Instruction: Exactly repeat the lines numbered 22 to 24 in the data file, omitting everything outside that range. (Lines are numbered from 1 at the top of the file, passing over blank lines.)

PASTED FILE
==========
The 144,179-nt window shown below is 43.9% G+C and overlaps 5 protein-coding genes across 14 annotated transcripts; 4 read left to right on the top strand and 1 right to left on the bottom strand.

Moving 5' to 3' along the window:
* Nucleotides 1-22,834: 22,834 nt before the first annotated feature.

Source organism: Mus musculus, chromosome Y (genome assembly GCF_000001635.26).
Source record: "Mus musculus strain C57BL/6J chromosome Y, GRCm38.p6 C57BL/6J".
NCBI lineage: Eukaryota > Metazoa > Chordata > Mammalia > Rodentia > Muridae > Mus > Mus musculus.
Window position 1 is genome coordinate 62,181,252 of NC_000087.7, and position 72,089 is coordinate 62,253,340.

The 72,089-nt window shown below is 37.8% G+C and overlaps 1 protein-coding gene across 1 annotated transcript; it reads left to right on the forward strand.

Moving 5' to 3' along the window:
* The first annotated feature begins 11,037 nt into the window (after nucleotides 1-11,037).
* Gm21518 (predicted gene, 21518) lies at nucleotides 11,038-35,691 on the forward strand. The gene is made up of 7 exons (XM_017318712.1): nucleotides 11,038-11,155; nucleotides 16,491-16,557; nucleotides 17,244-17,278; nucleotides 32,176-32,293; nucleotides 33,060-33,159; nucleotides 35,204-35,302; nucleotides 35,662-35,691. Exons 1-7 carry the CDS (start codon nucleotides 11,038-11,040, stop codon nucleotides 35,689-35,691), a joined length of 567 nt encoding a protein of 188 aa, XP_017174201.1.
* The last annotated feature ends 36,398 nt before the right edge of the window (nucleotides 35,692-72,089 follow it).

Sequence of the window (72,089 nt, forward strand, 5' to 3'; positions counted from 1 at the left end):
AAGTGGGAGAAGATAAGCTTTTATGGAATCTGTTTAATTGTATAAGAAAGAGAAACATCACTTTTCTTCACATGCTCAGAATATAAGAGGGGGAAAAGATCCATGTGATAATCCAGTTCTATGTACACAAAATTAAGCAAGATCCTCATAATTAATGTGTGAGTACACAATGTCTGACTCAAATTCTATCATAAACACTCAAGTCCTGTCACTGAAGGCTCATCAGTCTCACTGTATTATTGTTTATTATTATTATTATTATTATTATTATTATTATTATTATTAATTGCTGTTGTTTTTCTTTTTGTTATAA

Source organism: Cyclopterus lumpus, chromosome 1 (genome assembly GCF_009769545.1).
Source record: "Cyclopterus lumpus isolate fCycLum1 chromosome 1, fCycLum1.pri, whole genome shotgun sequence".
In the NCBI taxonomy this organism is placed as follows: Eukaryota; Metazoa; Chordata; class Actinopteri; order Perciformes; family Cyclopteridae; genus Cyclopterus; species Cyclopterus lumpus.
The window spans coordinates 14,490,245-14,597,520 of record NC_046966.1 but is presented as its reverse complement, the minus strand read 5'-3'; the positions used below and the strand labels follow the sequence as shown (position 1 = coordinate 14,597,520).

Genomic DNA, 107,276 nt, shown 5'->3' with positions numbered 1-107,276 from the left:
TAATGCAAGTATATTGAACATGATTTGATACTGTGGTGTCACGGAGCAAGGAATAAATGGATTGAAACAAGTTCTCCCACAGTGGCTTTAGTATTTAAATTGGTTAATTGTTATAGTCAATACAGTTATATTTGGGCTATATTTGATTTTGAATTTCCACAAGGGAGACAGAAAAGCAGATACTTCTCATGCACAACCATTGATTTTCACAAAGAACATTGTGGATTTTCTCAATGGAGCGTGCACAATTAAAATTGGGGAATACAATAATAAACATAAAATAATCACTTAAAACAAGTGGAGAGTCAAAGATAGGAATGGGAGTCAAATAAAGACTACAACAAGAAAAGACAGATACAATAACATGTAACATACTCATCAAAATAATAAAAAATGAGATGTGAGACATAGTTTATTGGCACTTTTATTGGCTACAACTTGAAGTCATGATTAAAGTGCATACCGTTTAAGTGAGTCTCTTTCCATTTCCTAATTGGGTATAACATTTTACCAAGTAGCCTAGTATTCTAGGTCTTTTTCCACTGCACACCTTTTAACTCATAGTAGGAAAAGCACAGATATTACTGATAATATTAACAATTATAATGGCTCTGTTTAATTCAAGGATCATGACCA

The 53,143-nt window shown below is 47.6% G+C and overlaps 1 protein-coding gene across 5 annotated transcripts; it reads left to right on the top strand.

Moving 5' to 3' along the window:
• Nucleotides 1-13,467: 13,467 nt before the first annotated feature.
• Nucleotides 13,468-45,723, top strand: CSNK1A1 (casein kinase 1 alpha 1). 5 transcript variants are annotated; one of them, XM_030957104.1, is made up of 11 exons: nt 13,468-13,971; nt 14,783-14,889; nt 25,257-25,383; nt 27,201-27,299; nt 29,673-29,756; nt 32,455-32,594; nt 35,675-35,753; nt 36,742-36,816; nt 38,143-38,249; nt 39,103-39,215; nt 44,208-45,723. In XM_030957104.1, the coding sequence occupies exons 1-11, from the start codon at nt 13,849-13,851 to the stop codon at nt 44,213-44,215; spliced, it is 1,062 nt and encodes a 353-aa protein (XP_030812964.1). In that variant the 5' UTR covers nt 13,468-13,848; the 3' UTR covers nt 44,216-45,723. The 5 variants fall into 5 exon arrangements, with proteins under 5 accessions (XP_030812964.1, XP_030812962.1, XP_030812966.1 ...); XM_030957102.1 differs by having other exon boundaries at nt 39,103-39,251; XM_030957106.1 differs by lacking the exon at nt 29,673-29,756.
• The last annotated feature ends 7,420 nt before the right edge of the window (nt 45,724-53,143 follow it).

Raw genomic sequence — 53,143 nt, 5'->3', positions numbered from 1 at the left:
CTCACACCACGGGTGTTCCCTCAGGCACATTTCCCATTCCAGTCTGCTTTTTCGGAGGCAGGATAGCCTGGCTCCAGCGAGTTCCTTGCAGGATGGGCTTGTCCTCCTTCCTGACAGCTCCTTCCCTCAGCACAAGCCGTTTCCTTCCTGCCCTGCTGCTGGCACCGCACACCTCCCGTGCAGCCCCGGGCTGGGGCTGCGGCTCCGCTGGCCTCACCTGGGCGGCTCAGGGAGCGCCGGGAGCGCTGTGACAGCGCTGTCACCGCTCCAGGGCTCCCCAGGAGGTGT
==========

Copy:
Moving 5' to 3' along the window:
• Nucleotides 1-13,467: 13,467 nt before the first annotated feature.
• Nucleotides 13,468-45,723, top strand: CSNK1A1 (casein kinase 1 alpha 1). 5 transcript variants are annotated; one of them, XM_030957104.1, is made up of 11 exons: nt 13,468-13,971; nt 14,783-14,889; nt 25,257-25,383; nt 27,201-27,299; nt 29,673-29,756; nt 32,455-32,594; nt 35,675-35,753; nt 36,742-36,816; nt 38,143-38,249; nt 39,103-39,215; nt 44,208-45,723. In XM_030957104.1, the coding sequence occupies exons 1-11, from the start codon at nt 13,849-13,851 to the stop codon at nt 44,213-44,215; spliced, it is 1,062 nt and encodes a 353-aa protein (XP_030812964.1). In that variant the 5' UTR covers nt 13,468-13,848; the 3' UTR covers nt 44,216-45,723. The 5 variants fall into 5 exon arrangements, with proteins under 5 accessions (XP_030812964.1, XP_030812962.1, XP_030812966.1 ...); XM_030957102.1 differs by having other exon boundaries at nt 39,103-39,251; XM_030957106.1 differs by lacking the exon at nt 29,673-29,756.